Pension shortfall rose sharply in '92

November 23, 1993|By Kim Clark | Kim Clark,Pension Benefit Guaranty Corp.Staff Writer

There has been a dramatic widening of the gap between what some of America's biggest companies have promised to pay retired workers and what the companies have set aside for pensions, the federal government announced yesterday.

The Pension Benefit Guaranty Corp., which insures 67,000 corporate pension plans, protecting more than 41 million workers, released its annual list of the business world's biggest underfunded pensions as evidence mounts that a growing number of Americans might be relying on uncertain financial arrangements for their retirement.

The PBGC said that the total unfunded liabilities of the 50 companies with the biggest gaps grew nearly $9 billion, to an aggregate $38 billion in 1992.

The shortfall grew, the PBGC said, because falling interest rates reduced the amount being earned by the invested funds set aside for the pensions, and because many companies didn't deposit enough cash in their pension accounts during the year to keep up with increasing liabilities.

The biggest gaps between promises and reserves were found in the automobile and steel industries.

General Motors Corp., for example, ranked 19th on the list, having assets on hand of $39.6 billion, only two-thirds of the amount it will need to fulfill its promise to pay a total of $59.7 billion to its current and future retirees over the next several decades.

The workers and retirees of the listed companies were not expected to be affected by the funding gap, company and PBGC officials said yesterday.

Like all of the companies listed, GM is insured by the PBGC, which means that if it could not pay the pensions, the PBGC would pay each retiree up to $29,250 a year. That in some cases, is less than promised by the corporation.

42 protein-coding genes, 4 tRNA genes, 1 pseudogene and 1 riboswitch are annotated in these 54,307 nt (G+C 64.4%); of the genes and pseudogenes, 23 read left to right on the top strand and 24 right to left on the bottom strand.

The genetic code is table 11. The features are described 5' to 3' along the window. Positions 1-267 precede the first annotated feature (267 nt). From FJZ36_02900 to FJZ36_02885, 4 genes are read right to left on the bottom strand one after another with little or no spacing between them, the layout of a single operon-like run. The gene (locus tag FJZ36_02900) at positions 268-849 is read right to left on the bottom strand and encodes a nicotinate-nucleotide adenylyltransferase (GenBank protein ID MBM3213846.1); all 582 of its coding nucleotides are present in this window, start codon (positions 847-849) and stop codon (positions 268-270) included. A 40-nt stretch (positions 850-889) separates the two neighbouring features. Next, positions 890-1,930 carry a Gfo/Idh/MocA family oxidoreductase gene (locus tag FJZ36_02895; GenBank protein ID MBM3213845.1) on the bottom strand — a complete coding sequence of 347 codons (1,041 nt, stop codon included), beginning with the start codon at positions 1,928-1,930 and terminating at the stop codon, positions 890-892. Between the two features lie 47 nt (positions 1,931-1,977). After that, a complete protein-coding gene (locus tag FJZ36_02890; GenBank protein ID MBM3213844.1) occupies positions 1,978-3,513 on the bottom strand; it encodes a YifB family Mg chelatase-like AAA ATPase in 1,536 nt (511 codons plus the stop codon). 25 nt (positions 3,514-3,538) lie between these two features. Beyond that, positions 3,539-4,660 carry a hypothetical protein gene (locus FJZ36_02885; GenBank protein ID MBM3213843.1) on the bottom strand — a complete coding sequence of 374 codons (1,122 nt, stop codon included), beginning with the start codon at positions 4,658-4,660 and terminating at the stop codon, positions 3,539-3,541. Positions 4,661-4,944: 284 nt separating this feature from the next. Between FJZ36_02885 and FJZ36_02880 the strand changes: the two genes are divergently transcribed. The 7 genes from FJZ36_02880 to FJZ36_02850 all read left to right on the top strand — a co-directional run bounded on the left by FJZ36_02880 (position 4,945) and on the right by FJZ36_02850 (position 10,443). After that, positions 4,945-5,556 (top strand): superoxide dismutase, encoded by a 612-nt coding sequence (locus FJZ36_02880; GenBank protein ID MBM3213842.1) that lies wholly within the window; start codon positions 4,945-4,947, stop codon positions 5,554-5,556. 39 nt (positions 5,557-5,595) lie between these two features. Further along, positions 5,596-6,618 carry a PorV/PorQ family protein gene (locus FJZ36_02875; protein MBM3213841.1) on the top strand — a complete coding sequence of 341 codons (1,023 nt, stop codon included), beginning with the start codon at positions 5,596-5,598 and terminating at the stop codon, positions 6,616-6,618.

Further, GM said it was committed to fully funding its pension plan by the end of the decade, and has no intention of having the PBGC pay for the pension.

In fact, pension experts said yesterday that those people who work for companies on the list were comparatively lucky, since they worked for companies that, at least, have insured pension plans.

About half of all working Americans aren't eligible for any pension plan. And a growing number of Americans are eligible for pensions that don't have any insurance to back up the plans.

For example, about 36 million Americans -- up from 20 million in 1980 -- work for companies whose only pension plan amounts to the interest and gains earned on money set aside in stocks and bonds in tax-exempt IRAs or 401(k) accounts.

The PBGC only insures private companies' pension plans that offer "defined benefits" such as the traditional guaranteed monthly payments of a fraction of a salary. It doesn't insure increasingly popular "defined contribution" plans in which companies and workers contribute to a special retirement account.

And others, such as the nation's 10.8 million federal employees, are working for pensions that are not guaranteed.

"You could say the list [of under-funded corporate plans] is the tip, and the federal pension plan is the iceberg" of pension gaps, said Dallas Salisbury, president of the Employee Benefit Research Institute in Washington.

While private employers are required by law to keep promises of payouts, federal pensions can be changed at any time by Congress, he noted.

As the Clinton administration prepares legislation that could force corporations to better fund their pension plans, the federal government faces a liability of up to $1 trillion for federal workers and retirees, Mr. Salisbury said.

Most of the people working for uninsured pensions will receive some pension payment when they retire, "but they may very well worry about what that payment will be," Mr. Salisbury said.

While the PBGC noted that the corporate pension funding gap has been growing for the past five years, Mr. Salisbury said that most private pensions guaranteed by the PBGC were well-funded.

And many companies on yesterday's list insisted that their pension funds were sound.

For example, Mack Trucks Inc., which the PBGC said has set aside enough cash only to pay 72 percent of its pension liability, said its plan was safe because the government counts the pension debt as if it were all due at once, instead of in small payments over the life of the retiree.

John Mies, a spokesman for the truck maker, which has 1,300 employees at an engine plant in Hagerstown, said it was the first time that Mack had made the top 50 list.

And CSX Corp. spokeswoman Elisabeth Gabrynowicz said her company believed the PBGC used "unrealistically conservative assumptions" to name the Richmond-based transportation company 30th on the list.

50 companies with largest underfunded plans

The 50 companies and the size of their potential shortfalls in unfunded guaranteed benefit liabilities and funding ratios as listed by the Pension Benefit Guaranty Corp. The companies are listed in order of the worst funding ratios. Companies in bold have significant operations in Maryland.

Company .. .. .. .. .. .. .. .. Potential .. .. .. Funding

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